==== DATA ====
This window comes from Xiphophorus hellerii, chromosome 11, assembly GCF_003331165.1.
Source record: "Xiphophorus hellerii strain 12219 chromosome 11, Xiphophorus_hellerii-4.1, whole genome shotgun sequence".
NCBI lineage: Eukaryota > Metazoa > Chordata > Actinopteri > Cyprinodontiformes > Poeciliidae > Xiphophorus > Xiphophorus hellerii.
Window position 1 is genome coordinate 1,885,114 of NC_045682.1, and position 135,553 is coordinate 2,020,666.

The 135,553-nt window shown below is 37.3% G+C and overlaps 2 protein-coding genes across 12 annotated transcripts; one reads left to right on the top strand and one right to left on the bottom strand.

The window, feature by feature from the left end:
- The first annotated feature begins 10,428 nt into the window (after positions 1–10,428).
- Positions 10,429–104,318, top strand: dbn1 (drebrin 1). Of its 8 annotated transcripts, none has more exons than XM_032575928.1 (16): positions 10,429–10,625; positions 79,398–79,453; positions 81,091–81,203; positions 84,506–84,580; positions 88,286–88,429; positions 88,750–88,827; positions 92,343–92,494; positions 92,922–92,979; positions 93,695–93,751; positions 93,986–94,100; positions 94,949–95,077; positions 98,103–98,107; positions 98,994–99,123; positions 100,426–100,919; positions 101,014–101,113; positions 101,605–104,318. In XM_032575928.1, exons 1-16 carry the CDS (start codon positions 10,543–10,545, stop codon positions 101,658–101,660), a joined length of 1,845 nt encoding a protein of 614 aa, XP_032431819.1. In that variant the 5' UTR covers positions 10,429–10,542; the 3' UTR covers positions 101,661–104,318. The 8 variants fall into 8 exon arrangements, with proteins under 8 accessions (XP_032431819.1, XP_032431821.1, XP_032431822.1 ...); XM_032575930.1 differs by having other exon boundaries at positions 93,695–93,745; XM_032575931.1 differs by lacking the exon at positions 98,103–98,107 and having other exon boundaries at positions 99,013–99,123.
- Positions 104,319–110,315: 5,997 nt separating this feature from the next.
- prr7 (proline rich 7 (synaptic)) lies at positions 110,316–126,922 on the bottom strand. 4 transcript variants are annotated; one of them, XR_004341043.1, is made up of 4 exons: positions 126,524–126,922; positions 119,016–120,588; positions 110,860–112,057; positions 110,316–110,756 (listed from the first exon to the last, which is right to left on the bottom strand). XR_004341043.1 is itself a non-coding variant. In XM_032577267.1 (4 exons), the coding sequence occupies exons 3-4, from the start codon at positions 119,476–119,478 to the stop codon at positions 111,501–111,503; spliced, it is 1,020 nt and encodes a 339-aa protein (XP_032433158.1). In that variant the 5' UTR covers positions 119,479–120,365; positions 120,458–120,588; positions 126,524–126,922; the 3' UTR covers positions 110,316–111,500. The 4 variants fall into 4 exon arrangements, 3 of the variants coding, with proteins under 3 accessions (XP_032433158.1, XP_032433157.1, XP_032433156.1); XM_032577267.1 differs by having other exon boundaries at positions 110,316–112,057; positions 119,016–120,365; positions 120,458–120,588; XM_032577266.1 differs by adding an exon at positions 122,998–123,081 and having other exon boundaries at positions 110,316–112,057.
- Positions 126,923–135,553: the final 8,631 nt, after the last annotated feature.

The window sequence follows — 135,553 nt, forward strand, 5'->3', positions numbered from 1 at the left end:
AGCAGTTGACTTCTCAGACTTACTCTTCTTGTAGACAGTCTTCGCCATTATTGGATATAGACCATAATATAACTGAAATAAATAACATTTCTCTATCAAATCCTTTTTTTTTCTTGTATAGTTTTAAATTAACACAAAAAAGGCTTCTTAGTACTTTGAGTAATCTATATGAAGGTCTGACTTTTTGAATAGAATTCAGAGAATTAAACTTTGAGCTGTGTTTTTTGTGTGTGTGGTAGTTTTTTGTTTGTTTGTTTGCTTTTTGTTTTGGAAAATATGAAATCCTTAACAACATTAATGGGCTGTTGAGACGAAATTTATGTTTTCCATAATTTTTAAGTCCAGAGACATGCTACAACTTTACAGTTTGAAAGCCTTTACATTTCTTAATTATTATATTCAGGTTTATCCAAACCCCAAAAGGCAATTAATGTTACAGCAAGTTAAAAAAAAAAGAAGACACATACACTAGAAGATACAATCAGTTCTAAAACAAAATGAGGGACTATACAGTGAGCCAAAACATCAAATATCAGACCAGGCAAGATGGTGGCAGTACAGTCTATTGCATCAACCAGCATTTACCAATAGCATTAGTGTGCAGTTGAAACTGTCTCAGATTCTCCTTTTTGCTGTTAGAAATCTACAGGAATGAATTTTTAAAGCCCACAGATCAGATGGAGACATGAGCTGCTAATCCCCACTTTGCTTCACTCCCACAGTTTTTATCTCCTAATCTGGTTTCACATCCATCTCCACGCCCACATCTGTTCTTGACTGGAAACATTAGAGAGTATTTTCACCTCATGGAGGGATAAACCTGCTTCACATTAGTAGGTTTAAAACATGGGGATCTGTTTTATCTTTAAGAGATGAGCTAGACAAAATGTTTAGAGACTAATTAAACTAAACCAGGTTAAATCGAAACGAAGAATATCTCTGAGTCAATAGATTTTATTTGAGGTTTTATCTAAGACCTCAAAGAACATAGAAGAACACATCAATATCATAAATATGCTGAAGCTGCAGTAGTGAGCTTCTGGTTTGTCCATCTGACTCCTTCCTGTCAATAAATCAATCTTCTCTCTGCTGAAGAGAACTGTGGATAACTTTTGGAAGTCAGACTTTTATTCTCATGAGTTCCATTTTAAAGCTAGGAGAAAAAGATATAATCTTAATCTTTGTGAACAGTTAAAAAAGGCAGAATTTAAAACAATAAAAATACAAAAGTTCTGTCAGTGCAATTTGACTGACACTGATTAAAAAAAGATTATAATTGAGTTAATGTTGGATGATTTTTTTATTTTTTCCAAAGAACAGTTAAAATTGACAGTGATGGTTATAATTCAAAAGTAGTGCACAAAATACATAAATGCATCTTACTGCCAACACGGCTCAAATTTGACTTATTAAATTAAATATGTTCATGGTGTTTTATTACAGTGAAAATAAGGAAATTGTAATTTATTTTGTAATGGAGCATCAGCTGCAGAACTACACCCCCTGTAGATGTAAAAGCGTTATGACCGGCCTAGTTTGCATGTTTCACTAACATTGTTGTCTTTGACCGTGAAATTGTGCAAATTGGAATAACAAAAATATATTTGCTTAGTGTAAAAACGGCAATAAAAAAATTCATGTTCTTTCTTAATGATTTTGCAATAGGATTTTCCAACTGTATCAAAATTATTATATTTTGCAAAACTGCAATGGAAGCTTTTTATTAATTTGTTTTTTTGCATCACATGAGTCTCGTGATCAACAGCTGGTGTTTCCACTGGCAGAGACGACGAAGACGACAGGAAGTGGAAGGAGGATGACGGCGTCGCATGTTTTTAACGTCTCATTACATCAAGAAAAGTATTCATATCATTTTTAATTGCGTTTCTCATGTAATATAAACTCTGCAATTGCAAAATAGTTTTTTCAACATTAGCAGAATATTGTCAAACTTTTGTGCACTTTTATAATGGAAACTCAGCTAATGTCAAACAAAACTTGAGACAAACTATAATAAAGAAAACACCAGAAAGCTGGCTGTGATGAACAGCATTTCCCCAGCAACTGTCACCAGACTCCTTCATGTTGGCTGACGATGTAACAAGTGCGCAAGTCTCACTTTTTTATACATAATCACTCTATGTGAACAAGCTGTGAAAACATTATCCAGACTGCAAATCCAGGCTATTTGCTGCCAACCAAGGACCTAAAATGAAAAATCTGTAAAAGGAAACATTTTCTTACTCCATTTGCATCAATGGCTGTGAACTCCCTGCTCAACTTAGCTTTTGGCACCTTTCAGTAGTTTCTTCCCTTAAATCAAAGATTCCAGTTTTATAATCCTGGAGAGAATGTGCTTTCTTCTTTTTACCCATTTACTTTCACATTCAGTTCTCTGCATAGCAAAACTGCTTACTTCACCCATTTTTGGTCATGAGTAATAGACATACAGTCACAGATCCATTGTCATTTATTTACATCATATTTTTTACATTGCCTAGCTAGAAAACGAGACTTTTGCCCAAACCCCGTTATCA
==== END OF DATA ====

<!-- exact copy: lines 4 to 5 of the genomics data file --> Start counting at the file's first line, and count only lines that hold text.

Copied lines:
Window position 1 is genome coordinate 1,885,114 of NC_045682.1, and position 135,553 is coordinate 2,020,666.

The 135,553-nt window shown below is 37.3% G+C and overlaps 2 protein-coding genes across 12 annotated transcripts; one reads left to right on the top strand and one right to left on the bottom strand.